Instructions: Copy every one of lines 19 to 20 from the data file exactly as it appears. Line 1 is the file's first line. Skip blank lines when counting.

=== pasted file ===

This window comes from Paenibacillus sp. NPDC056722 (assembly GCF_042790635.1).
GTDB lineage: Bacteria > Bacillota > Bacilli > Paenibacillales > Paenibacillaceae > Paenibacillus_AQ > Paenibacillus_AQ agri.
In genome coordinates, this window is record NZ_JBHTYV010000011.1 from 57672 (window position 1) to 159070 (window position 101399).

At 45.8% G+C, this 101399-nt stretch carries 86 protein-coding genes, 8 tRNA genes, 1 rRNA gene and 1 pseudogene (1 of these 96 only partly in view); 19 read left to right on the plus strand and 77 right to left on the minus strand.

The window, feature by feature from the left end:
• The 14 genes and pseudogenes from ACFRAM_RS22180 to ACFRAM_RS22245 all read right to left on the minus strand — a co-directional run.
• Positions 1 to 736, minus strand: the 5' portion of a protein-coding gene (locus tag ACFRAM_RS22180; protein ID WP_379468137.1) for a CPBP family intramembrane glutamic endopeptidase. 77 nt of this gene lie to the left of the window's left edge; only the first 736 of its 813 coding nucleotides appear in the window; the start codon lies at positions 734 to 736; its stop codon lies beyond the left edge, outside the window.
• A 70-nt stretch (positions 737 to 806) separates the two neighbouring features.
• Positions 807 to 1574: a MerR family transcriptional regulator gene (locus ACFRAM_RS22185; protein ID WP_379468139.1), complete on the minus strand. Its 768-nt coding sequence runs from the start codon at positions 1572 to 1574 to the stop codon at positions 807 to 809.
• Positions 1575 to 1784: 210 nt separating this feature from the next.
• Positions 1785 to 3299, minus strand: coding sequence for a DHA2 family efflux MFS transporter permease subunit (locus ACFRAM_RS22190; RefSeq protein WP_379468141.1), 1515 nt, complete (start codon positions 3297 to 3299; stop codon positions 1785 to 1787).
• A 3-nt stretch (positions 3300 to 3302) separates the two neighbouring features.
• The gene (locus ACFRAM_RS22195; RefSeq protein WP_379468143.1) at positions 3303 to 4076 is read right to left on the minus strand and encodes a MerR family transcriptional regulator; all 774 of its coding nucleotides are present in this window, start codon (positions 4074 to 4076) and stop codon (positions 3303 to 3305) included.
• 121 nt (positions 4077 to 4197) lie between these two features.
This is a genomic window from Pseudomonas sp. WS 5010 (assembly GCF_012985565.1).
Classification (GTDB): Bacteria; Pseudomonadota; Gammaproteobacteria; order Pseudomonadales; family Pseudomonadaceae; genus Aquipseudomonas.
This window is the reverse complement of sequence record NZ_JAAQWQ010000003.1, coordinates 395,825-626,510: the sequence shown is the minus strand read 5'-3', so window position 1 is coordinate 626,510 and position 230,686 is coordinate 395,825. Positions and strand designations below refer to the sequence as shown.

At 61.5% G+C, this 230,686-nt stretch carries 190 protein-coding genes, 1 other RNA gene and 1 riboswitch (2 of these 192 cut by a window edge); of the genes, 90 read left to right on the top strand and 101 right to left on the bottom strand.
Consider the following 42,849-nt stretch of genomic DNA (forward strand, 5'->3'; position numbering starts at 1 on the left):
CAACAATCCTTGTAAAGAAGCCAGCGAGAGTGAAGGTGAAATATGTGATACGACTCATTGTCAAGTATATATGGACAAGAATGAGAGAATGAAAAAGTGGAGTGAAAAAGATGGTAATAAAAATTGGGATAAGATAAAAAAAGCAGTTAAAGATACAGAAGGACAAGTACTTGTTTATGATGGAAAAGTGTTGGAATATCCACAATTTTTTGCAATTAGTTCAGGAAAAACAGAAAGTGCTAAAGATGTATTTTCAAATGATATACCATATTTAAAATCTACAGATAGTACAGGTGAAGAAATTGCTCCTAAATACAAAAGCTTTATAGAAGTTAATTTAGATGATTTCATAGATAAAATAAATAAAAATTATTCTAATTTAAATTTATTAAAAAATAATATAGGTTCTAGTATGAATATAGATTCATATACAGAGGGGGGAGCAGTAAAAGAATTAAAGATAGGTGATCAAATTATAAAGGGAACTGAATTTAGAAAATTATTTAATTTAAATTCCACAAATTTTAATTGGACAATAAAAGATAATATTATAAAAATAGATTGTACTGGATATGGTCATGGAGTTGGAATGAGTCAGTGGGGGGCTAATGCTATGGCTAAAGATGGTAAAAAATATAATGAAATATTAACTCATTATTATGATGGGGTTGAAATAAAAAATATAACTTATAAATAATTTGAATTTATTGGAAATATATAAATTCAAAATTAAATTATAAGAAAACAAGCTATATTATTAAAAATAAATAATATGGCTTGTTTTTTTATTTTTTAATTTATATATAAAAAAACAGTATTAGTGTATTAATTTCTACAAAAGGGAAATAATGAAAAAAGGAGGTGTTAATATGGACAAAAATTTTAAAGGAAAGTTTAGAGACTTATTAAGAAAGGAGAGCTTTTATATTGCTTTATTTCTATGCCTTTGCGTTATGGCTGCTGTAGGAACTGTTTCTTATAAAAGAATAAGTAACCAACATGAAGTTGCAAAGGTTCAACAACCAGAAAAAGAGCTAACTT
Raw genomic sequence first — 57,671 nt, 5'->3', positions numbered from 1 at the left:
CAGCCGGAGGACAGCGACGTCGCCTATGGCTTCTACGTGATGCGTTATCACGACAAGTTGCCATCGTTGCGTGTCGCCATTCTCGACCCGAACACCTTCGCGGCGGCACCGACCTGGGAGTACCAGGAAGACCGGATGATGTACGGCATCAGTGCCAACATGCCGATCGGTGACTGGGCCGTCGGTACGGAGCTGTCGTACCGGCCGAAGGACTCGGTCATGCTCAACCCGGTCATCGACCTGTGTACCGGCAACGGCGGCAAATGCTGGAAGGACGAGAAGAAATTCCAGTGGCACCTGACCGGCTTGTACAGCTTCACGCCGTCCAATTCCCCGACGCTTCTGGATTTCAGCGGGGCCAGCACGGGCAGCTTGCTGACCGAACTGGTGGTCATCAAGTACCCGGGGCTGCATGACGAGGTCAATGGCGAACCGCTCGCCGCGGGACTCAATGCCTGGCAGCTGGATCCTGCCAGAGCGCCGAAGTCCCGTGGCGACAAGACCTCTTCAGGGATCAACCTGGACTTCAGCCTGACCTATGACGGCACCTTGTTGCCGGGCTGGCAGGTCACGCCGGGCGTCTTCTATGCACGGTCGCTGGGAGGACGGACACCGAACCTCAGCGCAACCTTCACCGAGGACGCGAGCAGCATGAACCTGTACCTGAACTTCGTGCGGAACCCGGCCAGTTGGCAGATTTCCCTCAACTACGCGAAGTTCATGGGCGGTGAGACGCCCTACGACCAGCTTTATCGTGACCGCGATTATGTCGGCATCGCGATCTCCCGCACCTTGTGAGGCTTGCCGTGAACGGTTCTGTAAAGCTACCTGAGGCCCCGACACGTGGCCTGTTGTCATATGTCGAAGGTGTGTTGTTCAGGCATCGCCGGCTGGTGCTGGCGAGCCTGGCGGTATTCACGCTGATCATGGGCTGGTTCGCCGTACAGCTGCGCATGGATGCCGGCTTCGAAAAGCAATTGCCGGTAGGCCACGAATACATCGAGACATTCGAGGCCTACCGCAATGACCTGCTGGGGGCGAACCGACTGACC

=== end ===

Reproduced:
Consider the following 42,849-nt stretch of genomic DNA (forward strand, 5'->3'; position numbering starts at 1 on the left):
CAACAATCCTTGTAAAGAAGCCAGCGAGAGTGAAGGTGAAATATGTGATACGACTCATTGTCAAGTATATATGGACAAGAATGAGAGAATGAAAAAGTGGAGTGAAAAAGATGGTAATAAAAATTGGGATAAGATAAAAAAAGCAGTTAAAGATACAGAAGGACAAGTACTTGTTTATGATGGAAAAGTGTTGGAATATCCACAATTTTTTGCAATTAGTTCAGGAAAAACAGAAAGTGCTAAAGATGTATTTTCAAATGATATACCATATTTAAAATCTACAGATAGTACAGGTGAAGAAATTGCTCCTAAATACAAAAGCTTTATAGAAGTTAATTTAGATGATTTCATAGATAAAATAAATAAAAATTATTCTAATTTAAATTTATTAAAAAATAATATAGGTTCTAGTATGAATATAGATTCATATACAGAGGGGGGAGCAGTAAAAGAATTAAAGATAGGTGATCAAATTATAAAGGGAACTGAATTTAGAAAATTATTTAATTTAAATTCCACAAATTTTAATTGGACAATAAAAGATAATATTATAAAAATAGATTGTACTGGATATGGTCATGGAGTTGGAATGAGTCAGTGGGGGGCTAATGCTATGGCTAAAGATGGTAAAAAATATAATGAAATATTAACTCATTATTATGATGGGGTTGAAATAAAAAATATAACTTATAAATAATTTGAATTTATTGGAAATATATAAATTCAAAATTAAATTATAAGAAAACAAGCTATATTATTAAAAATAAATAATATGGCTTGTTTTTTTATTTTTTAATTTATATATAAAAAAACAGTATTAGTGTATTAATTTCTACAAAAGGGAAATAATGAAAAAAGGAGGTGTTAATATGGACAAAAATTTTAAAGGAAAGTTTAGAGACTTATTAAGAAAGGAGAGCTTTTATATTGCTTTATTTCTATGCCTTTGCGTTATGGCTGCTGTAGGAACTGTTTCTTATAAAAGAATAAGTAACCAACATGAAGTTGCAAAGGTTCAACAACCAGAAAAAGAGCTAACTT